Ministry: Comfort and Challenge

by | Sep 30, 2013 | 1 comment

What kind of ministries does your church engage in?  Are they inner focused or outer focused?  Are they comfort-oriented or challenge-oriented?
In order to survive and thrive, churches need a balance of ministries that both support the church itself (inner focused) and extend the ministry of the church beyond its own four walls (outer focused).
In addition, they can be geared toward one of two different approaches.  The first approach is a ministry that overcomes challenges by shaping and influencing the larger world (challenge ministry).  The second approach is by offering comfort to and improving the lot in life of those who are facing challenges (comfort ministry).
For instance, operating a food pantry or soup kitchen may be a comfort ministry.  Your church distributes food to those who have lost their jobs, are on the verge of homelessness, struggle with addiction, are chronically mentally ill, or are fleeing violent situations.
A challenge ministry might address root causes of homelessness, addiction, the vulnerability of the mentally ill, domestic violence, war or a floundering economy.
Here’s another example.  Many churches gladly rise to the occasion of comforting those hit by natural disaster—whether flood, hurricane, tornado, mudslide or earthquake.  You may have ministries that create flood buckets, collect first aid supplies, or rebuild homes or churches in the face of these types of disasters.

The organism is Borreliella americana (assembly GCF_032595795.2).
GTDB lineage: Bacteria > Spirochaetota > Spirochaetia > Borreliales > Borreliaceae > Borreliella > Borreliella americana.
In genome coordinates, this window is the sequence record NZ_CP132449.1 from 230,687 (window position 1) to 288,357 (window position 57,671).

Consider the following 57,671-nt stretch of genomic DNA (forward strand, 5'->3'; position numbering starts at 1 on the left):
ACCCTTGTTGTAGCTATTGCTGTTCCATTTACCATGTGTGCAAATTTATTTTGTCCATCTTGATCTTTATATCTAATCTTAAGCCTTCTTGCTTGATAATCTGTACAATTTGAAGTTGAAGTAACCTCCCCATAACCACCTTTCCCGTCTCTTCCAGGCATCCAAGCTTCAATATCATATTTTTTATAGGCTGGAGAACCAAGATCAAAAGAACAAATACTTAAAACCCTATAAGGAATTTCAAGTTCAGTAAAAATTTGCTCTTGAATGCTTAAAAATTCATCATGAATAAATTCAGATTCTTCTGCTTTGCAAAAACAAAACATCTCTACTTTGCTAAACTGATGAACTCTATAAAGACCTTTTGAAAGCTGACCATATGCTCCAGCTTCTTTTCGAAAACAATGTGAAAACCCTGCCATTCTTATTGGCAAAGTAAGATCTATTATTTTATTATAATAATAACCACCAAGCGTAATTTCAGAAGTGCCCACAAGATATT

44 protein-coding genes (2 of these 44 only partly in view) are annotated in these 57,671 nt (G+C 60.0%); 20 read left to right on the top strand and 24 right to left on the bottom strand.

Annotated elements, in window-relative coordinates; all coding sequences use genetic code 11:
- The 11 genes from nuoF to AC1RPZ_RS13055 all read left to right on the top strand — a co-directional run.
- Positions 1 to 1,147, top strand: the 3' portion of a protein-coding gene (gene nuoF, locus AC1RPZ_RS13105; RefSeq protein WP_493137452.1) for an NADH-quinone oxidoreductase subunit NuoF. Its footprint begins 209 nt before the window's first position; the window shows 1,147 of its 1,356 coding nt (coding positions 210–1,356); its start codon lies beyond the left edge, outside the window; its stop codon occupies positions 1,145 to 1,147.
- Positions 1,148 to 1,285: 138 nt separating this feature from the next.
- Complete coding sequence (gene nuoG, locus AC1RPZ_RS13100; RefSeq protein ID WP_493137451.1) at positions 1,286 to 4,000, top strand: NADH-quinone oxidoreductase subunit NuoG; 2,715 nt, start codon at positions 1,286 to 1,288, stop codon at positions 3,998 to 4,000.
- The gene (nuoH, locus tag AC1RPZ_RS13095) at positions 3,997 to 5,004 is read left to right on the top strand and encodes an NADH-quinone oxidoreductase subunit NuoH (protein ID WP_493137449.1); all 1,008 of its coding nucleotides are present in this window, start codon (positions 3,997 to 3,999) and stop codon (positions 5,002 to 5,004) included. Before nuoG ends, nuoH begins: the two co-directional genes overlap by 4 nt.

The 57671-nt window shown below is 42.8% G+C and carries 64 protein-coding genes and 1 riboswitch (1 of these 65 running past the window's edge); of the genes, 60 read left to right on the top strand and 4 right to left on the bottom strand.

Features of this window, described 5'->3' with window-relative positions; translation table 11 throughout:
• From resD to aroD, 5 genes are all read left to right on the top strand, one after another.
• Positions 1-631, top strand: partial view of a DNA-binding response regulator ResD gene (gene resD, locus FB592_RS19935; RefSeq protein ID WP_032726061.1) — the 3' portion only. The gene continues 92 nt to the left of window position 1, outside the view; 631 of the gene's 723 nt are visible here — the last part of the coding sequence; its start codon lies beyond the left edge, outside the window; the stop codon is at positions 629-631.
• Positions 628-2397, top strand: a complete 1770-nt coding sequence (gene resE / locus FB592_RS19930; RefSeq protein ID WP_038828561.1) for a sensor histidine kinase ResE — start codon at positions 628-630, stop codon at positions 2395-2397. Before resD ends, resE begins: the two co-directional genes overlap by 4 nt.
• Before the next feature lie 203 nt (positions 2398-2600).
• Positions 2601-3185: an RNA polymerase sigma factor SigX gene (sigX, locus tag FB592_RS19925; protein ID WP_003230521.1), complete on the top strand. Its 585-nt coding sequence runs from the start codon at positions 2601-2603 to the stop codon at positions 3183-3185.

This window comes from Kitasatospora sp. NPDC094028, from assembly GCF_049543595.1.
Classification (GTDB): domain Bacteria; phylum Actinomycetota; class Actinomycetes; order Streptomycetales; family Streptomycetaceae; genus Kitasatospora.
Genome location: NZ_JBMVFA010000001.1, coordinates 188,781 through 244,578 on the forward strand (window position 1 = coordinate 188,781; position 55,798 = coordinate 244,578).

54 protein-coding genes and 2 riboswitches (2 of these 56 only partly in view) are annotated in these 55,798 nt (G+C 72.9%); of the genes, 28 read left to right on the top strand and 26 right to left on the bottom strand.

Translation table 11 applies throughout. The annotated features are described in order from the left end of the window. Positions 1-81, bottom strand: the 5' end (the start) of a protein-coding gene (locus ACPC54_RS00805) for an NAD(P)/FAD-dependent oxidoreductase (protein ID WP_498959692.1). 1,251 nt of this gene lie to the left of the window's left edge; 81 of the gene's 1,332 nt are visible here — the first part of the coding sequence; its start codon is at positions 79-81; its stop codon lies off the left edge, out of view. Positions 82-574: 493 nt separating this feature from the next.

A challenge ministry would deal with natural disasters at a different level.  It might address the source of natural disasters by cleaning up garbage dumps that clog urban drainage systems or by planting trees in deforested areas thereby preventing mudslides.  It could also address root causes of poverty by challenging corporations that exploit the natural resources of poor peoples.
Finally consider the quintessential prayer ministry.  Perhaps you have a prayer ministry that focuses on supporting and uplifting those facing cancer.  You might also arrange rides for those who need chemotherapy or radiation and make sure there are meals prepared for them upon their arrival home.
On the other hand, your church may create a challenge ministry that seeks to clean up the local toxic waste site, the contents of which are leaching into the ground and contaminating your drinking water thus contributing to cancer.
Now consider the ministries of your church.  How many are comfort ministries?  How many are challenge ministries?  List them.
Likely your church is heavy in one area and light in another.  What types of ministries can be developed to balance that out?  Who might you approach about these ministries?  Think outside the box here!
Challenge ministries are important for they are a reflection of God’s power to right wrongs, and to bring justice to unjust situations.  Churches in decline often find that moving from a focus on comfort to challenge re-invigorates them.  It gets them back into the heart of God’s concern.

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